|Digital-Desert : Mojave Desert||
Desert Gazette --- The Way of Things --- Visit us on Facebook ~
|ecology: wildlife - plants - geography: places - MAPS - map/sat - roads & trails: route 66 - old west - communities - weather - book store|
|ghost towns - gold mines - parks & public lands: wilderness - native culture - history - geology: natural features - glossary - comments|
Mojave River Valley Museum
Southern California Mountains and Valleys
Little San Bernardino - Bighorn Mountains
This subsection includes the Bighorn Mountains, the northern edge of the San Bernardino Mountains and the Little San Bernardino Mountains. It is bounded by the Mojave Desert on the north and northeast and by the Coachella Valley on the southwest. This is the hot and dry eastern end of the Transverse Ranges. MLRAs 20e, 29f, and 30g.
Lithology and Stratigraphy. This subsection is mostly Mesozoic granitic rocks and Pre-Cambrian gneiss. Also, there is some Paleozoic marine sedimentary rock and Quaternary nonmarine sediments. There is Recent alluvium in Morongo Valley.
Geomorphology. The Bighorn Mountains are an appendage of the San Gorgonio Mountains, separated from it by the Pipes Canyon fault. Broad, dissected pediments slope east-northeast across the Bighorn Mountains. The general trends of these slopes are on the order of 4 to 12%, but the actually gradients to drainage ways are greater. The Little San Bernardino Mountains, which are separated from the Bighorn Mountains by the Morongo Valley fault, are steep and very steep mountains with narrow canyons. They trend northwest, parallel to the Mission Creek fault in the San Andreas Fault Zone. The subsection elevation range is from about 500 feet up to 5500 feet. Mass wasting and fluvial erosion and deposition are the main geomorphic processes.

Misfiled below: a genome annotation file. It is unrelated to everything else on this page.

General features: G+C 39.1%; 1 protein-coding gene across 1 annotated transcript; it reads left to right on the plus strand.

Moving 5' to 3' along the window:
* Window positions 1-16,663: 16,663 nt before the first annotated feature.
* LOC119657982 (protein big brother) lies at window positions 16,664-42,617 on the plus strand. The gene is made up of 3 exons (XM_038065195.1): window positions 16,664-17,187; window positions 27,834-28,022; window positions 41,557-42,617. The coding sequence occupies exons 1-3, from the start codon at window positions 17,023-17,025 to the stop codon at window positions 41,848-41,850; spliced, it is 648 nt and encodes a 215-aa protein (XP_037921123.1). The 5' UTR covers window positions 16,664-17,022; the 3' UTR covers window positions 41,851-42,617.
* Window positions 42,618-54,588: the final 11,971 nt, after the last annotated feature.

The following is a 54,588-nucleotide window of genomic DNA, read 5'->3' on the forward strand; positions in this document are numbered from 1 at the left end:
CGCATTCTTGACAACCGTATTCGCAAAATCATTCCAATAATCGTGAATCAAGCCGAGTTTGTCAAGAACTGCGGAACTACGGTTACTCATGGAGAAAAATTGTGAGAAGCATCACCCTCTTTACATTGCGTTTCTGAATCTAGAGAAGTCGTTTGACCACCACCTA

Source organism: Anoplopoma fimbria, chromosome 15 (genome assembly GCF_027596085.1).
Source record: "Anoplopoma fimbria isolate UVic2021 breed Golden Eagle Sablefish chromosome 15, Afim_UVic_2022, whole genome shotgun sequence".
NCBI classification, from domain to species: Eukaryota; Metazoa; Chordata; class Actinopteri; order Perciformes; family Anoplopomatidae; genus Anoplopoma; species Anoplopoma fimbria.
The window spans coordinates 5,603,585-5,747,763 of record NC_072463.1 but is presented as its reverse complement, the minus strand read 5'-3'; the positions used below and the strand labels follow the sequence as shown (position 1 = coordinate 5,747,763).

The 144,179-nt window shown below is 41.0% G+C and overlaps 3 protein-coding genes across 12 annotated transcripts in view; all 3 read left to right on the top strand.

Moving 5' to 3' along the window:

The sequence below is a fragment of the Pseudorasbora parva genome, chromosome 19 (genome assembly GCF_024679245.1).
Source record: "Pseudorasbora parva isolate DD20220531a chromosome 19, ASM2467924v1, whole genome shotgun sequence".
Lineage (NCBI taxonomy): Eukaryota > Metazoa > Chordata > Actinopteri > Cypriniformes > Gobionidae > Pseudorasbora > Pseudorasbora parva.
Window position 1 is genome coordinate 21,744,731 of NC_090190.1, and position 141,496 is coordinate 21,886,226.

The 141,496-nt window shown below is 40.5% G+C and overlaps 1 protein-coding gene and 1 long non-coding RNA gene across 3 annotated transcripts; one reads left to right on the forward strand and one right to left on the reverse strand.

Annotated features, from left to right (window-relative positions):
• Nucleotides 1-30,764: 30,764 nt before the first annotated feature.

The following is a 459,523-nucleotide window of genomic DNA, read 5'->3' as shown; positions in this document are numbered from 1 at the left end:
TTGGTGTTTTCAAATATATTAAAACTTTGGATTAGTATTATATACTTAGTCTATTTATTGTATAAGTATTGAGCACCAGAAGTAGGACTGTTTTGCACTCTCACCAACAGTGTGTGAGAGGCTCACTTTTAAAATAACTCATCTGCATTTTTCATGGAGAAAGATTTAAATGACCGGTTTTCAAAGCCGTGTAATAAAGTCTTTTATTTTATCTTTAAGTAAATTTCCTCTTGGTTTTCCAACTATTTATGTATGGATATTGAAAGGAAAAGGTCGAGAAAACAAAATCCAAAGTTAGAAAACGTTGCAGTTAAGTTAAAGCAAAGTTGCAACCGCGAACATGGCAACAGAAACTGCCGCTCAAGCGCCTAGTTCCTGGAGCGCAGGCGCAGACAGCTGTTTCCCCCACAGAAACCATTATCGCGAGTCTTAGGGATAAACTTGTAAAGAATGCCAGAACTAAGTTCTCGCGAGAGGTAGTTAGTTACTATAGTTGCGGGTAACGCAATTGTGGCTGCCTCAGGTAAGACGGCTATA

Soils. The soils are mostly Typic Xerochrepts, Entic Ultic Haploxerolls, and Mollic Haploxeralfs. In the Little San Bernardino Mountains there are these plus Lithic Torriorthents and Lithic Camborthids. On Quaternary nonmarine sediments there are Typic Torripsamments, Typic Haplargids, and Haplic Durargids, and in Recent alluvium, Typic and Mollic Xerofluvents, Typic Xerorthents, and Typic Haploxeralfs. The soils are well drained. Soil temperature regimes are mostly thermic, and some soils on north-facing slopes at higher elevations are mesic. Soil moisture regimes are xeric (nearly aridic) and aridic. Most of the soils with aridic moisture regimes are in the Little San Bernardino Mountains.
Vegetation. The predominant natural plant communities are Singleleaf pinyon series, California juniper series, and Mixed chaparral shrublands. Creosote bush series, some Mojave yucca series, and Joshua tree series, occur in areas with aridic soil moisture regimes.
Grasslands: California annual grassland series.
Shrublands: Big sagebrush series, Black bush series, Catclaw acacia series, Chamise series, Chamise - cupleaf ceanothus series, Creosote bush series, Cupleaf ceanothus - fremontia - oak series, Fourwing saltbush series, Joshua tree series, Mixed saltbush series, Mojave yucca series, Mulefat series, Nolina series, Scalebroom series, Scrub oak series, Shadscale series.
Forests and woodlands: Birchleaf mountain-mahogany series, California juniper series, Curlleaf mountain-mahogany series, Singleleaf pinyon series.
Surface Water. Runoff is rapid. All but the larger streams are dry through the summer, and water runs in them only after rain in the Little San Bernardino Mountains. Natural lakes are absent.< previous - Southern California Mountains and Valleys - next >